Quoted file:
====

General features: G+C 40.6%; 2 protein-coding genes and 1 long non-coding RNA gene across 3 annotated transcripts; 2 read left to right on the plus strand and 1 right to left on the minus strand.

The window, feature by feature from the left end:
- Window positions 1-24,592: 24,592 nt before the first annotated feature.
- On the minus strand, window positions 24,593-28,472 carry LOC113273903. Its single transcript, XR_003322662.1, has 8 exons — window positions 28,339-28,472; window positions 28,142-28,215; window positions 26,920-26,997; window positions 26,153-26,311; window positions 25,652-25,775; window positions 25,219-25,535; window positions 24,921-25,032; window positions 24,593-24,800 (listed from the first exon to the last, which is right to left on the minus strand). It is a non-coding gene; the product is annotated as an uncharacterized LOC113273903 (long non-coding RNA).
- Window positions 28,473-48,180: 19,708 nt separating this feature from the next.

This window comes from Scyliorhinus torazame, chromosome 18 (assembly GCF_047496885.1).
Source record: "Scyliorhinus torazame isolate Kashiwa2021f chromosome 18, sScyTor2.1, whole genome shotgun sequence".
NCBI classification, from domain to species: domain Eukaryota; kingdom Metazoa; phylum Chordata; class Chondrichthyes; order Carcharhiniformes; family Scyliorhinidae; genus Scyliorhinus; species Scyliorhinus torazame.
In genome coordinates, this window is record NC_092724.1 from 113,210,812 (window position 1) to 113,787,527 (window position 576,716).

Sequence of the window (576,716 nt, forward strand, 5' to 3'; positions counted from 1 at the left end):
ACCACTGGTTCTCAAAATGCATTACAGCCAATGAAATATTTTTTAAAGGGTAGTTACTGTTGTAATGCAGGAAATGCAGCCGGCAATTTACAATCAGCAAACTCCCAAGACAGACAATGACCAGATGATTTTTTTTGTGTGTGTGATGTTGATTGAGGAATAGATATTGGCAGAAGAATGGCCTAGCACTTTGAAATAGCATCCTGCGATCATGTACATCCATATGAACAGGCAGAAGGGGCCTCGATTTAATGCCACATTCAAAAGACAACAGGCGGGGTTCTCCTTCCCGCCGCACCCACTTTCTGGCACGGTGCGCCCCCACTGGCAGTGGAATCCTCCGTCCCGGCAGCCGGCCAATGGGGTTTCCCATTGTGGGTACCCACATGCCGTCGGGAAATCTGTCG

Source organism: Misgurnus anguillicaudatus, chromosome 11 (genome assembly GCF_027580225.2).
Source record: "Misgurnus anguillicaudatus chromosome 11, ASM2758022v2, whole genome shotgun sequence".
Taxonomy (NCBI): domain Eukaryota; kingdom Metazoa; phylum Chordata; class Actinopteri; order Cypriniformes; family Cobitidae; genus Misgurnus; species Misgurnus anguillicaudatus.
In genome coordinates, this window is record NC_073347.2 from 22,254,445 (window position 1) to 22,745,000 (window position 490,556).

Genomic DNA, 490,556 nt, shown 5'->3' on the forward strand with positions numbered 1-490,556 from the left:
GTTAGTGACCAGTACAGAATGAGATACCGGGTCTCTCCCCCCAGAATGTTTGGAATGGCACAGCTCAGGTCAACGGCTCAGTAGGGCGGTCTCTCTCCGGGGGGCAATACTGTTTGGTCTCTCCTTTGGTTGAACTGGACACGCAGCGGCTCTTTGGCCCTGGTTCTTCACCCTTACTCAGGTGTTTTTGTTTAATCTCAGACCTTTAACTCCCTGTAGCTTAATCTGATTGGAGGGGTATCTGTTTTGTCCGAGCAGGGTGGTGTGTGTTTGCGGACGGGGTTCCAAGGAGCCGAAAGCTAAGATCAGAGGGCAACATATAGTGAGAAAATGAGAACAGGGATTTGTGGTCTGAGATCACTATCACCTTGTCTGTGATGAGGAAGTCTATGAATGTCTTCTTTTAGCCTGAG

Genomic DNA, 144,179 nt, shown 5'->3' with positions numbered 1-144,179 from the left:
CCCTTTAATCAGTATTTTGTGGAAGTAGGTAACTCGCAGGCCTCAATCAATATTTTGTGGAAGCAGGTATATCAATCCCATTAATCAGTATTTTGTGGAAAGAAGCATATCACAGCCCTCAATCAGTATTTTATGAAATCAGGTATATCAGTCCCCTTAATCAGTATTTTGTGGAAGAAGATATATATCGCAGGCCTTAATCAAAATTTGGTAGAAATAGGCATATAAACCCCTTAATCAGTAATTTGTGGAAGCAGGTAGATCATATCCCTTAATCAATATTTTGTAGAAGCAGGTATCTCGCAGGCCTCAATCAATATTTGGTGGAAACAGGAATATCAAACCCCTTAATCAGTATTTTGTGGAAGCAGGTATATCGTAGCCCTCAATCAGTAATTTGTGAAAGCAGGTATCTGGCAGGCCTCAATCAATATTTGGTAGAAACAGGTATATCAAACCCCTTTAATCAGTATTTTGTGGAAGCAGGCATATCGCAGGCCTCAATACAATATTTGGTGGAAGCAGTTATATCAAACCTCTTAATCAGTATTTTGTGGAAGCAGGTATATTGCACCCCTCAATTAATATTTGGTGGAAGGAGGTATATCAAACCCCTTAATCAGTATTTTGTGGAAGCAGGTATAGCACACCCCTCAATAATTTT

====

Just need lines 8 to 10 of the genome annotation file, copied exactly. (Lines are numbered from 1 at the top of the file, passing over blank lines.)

NCBI classification, from domain to species: domain Eukaryota; kingdom Metazoa; phylum Chordata; class Chondrichthyes; order Carcharhiniformes; family Scyliorhinidae; genus Scyliorhinus; species Scyliorhinus torazame.
In genome coordinates, this window is record NC_092724.1 from 113,210,812 (window position 1) to 113,787,527 (window position 576,716).

Sequence of the window (576,716 nt, forward strand, 5' to 3'; positions counted from 1 at the left end):